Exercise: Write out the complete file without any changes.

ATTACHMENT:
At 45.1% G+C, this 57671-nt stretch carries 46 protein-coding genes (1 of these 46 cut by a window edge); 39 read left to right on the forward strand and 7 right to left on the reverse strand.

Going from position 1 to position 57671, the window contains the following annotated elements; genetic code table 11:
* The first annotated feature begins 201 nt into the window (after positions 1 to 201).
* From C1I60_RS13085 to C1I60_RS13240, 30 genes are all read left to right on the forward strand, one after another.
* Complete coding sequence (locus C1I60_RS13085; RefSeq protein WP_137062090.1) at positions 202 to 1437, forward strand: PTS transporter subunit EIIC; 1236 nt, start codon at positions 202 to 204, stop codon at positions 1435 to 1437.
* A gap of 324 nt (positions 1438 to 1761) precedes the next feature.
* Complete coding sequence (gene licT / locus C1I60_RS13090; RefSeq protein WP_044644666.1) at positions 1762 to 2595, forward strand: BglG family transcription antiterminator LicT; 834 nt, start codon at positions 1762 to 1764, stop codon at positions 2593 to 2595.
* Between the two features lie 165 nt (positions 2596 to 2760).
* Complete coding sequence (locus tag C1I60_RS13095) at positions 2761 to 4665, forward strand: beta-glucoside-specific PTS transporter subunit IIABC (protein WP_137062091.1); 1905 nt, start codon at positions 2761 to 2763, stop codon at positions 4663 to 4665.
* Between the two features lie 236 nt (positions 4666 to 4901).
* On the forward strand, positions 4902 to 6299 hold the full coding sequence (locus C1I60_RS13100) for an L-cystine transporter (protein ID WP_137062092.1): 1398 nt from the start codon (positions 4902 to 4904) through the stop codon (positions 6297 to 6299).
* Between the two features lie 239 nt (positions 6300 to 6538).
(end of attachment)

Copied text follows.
At 45.1% G+C, this 57671-nt stretch carries 46 protein-coding genes (1 of these 46 cut by a window edge); 39 read left to right on the forward strand and 7 right to left on the reverse strand.

Going from position 1 to position 57671, the window contains the following annotated elements; genetic code table 11:
* The first annotated feature begins 201 nt into the window (after positions 1 to 201).
* From C1I60_RS13085 to C1I60_RS13240, 30 genes are all read left to right on the forward strand, one after another.
* Complete coding sequence (locus C1I60_RS13085; RefSeq protein WP_137062090.1) at positions 202 to 1437, forward strand: PTS transporter subunit EIIC; 1236 nt, start codon at positions 202 to 204, stop codon at positions 1435 to 1437.
* A gap of 324 nt (positions 1438 to 1761) precedes the next feature.
* Complete coding sequence (gene licT / locus C1I60_RS13090; RefSeq protein WP_044644666.1) at positions 1762 to 2595, forward strand: BglG family transcription antiterminator LicT; 834 nt, start codon at positions 1762 to 1764, stop codon at positions 2593 to 2595.
* Between the two features lie 165 nt (positions 2596 to 2760).
* Complete coding sequence (locus tag C1I60_RS13095) at positions 2761 to 4665, forward strand: beta-glucoside-specific PTS transporter subunit IIABC (protein WP_137062091.1); 1905 nt, start codon at positions 2761 to 2763, stop codon at positions 4663 to 4665.
* Between the two features lie 236 nt (positions 4666 to 4901).
* On the forward strand, positions 4902 to 6299 hold the full coding sequence (locus C1I60_RS13100) for an L-cystine transporter (protein ID WP_137062092.1): 1398 nt from the start codon (positions 4902 to 4904) through the stop codon (positions 6297 to 6299).
* Between the two features lie 239 nt (positions 6300 to 6538).